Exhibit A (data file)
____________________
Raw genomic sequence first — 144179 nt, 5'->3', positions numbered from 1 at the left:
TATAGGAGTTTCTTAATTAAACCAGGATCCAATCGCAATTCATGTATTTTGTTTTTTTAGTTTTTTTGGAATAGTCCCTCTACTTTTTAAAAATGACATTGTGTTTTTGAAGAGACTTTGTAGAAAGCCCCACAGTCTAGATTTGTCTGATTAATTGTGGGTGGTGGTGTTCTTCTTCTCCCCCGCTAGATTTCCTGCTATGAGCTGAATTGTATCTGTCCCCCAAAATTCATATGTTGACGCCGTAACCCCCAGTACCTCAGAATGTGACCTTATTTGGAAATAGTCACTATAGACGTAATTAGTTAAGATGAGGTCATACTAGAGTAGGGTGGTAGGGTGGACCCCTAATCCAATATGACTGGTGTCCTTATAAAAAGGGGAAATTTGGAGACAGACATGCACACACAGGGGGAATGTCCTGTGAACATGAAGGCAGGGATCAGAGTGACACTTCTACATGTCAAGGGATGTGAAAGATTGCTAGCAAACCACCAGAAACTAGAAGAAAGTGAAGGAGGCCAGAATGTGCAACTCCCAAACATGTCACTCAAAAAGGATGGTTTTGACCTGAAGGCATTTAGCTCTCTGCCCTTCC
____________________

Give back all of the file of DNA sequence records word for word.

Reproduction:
Raw genomic sequence first — 144179 nt, 5'->3', positions numbered from 1 at the left:
TATAGGAGTTTCTTAATTAAACCAGGATCCAATCGCAATTCATGTATTTTGTTTTTTTAGTTTTTTTGGAATAGTCCCTCTACTTTTTAAAAATGACATTGTGTTTTTGAAGAGACTTTGTAGAAAGCCCCACAGTCTAGATTTGTCTGATTAATTGTGGGTGGTGGTGTTCTTCTTCTCCCCCGCTAGATTTCCTGCTATGAGCTGAATTGTATCTGTCCCCCAAAATTCATATGTTGACGCCGTAACCCCCAGTACCTCAGAATGTGACCTTATTTGGAAATAGTCACTATAGACGTAATTAGTTAAGATGAGGTCATACTAGAGTAGGGTGGTAGGGTGGACCCCTAATCCAATATGACTGGTGTCCTTATAAAAAGGGGAAATTTGGAGACAGACATGCACACACAGGGGGAATGTCCTGTGAACATGAAGGCAGGGATCAGAGTGACACTTCTACATGTCAAGGGATGTGAAAGATTGCTAGCAAACCACCAGAAACTAGAAGAAAGTGAAGGAGGCCAGAATGTGCAACTCCCAAACATGTCACTCAAAAAGGATGGTTTTGACCTGAAGGCATTTAGCTCTCTGCCCTTCC